• AIPACiswar

    God is delusion, religion is bs, the Bible is toilet paper, and Christian fundamentalists are just American Taliban. Have I missed anything?

  • SeaTigr

    Uh, Spidey, the decision to move the hands of the Doomsday Clock is based on the opinions of the board of directors of the Bulletin of Atomic Scientists and not on mathematical equations – unless you’re claiming that God or the Holy Spirit exercises divine influence when the board meets, but that wouldn’t be math, now would it?Perhaps we should focus a little less on organized religion. It’s brought us many things, but among the most noted are the Crusades, the Inquisition, Protestant/Catholic strife, Middle East strife, India/Pakistan tensions, etc.BTW: Science and God are not mutually exclusive. I’ll never understand people who claim scientists are atheists, or trying to negate God, etc. Maybe some are. But I know a lot of scientists who believe in God. Why is science deemed a threat to God? If I were God, and designing a universe, I would design the universe to operate under a set of rules. Why? So I don’t have to constantly intervene to prevent the universe from falling apart.

  • gaijinsamurai

    @spidermean (yet again)****Humans and monkeys have been existing for many years already and yet no new species came from them.****Ah, but both the fossil record and genetic cladistics show that humans and monkeys are descended from a common ancestor (not quite so closely as chimps, of course, with whom you and I both share upwards of 97% of our DNA). And if you weren’t convinced that the earth was 6000 years old, you might notice that we haven’t been watching species change for very long, and we’ve still seen it happen a couple of times (there was a well-documented complete speciation event in the late 1940′s up in the northwestern Rockies involving two brand new species of wildflower deriving from two older ones, and another in progress right now among ground squirrels living along the continental divide).@bevjims1Honestly, I’ve never seen this argument before, and I think it’s quite compelling. It’s a great illustration of the fact that there is a lot of wisdom in the bible, if you don’t skip over it to get to the parts about stoning rape victims and burning witches.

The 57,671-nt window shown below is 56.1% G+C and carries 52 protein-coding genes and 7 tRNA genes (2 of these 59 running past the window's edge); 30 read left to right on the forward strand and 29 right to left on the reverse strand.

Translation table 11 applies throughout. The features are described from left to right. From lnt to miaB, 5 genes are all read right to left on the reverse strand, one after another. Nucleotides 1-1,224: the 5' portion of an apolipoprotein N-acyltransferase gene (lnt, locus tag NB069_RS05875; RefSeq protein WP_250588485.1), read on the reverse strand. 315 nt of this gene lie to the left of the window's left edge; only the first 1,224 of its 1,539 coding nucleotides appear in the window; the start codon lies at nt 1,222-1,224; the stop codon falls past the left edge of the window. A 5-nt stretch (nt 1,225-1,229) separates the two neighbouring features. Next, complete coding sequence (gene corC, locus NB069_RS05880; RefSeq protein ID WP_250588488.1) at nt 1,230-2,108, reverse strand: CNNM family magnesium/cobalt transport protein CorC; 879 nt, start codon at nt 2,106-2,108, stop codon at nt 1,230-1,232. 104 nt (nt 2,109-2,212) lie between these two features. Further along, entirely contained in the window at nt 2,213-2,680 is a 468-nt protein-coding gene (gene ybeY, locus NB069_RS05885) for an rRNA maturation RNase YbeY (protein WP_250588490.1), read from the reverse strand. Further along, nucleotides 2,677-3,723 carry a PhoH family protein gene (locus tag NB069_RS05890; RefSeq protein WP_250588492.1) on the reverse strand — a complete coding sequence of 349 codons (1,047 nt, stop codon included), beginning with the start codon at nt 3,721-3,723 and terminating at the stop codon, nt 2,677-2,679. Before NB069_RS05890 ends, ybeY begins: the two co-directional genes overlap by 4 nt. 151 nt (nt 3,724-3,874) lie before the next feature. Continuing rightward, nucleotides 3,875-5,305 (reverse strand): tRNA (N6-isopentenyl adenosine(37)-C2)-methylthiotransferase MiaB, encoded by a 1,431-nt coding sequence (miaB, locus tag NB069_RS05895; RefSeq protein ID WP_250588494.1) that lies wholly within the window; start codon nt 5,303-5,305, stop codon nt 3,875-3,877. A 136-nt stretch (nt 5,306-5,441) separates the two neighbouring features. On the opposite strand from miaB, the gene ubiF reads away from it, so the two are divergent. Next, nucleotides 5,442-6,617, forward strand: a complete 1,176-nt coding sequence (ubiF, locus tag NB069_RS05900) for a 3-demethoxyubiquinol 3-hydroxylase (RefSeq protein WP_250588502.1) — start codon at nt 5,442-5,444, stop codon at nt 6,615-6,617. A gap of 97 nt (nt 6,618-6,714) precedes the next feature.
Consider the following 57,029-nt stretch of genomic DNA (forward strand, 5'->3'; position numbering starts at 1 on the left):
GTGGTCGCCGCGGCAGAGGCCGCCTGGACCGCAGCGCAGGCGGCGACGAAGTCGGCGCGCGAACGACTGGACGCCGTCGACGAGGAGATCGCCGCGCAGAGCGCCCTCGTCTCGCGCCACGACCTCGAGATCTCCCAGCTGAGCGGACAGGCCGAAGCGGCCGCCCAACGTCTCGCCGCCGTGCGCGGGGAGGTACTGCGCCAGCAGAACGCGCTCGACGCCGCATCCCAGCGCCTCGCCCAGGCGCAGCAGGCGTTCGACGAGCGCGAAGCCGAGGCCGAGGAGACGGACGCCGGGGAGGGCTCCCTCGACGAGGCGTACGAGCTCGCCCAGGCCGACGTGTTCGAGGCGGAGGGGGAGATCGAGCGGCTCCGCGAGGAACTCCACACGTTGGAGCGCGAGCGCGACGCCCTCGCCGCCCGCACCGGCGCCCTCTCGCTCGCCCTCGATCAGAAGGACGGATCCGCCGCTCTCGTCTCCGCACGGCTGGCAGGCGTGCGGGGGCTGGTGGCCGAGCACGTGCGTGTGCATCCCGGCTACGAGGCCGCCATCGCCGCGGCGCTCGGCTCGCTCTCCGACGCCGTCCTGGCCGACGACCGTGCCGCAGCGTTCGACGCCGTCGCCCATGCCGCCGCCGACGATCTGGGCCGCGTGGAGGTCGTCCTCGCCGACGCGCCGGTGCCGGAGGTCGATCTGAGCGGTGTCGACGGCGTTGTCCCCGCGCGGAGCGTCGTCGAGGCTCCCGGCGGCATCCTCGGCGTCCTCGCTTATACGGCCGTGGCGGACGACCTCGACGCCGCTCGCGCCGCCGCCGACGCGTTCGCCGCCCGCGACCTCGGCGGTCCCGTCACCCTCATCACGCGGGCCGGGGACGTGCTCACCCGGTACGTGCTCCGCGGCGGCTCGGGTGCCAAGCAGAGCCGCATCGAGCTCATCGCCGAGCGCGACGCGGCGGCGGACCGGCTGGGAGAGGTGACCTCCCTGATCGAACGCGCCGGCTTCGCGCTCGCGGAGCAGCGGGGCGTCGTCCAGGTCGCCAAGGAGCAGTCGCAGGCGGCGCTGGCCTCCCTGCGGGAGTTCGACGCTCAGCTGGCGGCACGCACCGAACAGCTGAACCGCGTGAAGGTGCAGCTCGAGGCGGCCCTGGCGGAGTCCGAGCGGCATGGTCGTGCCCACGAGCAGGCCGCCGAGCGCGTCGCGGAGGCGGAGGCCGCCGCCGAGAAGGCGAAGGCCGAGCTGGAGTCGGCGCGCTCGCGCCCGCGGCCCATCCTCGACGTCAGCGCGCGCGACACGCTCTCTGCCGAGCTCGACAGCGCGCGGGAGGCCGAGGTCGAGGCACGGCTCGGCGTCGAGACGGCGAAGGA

• AIPACiswar

    “This nation was founded and grounded in the hope for all peoples to be guaranteed freedom under the law.” Right, except for people who: were female, owned no land, or were black or any other minority. This nation was founded on property rights, ie wealth. As soon as we were wealthy enough to kick out the English we did. And it has been a struggle to wrest control from the rich ever since.

  • sparrow4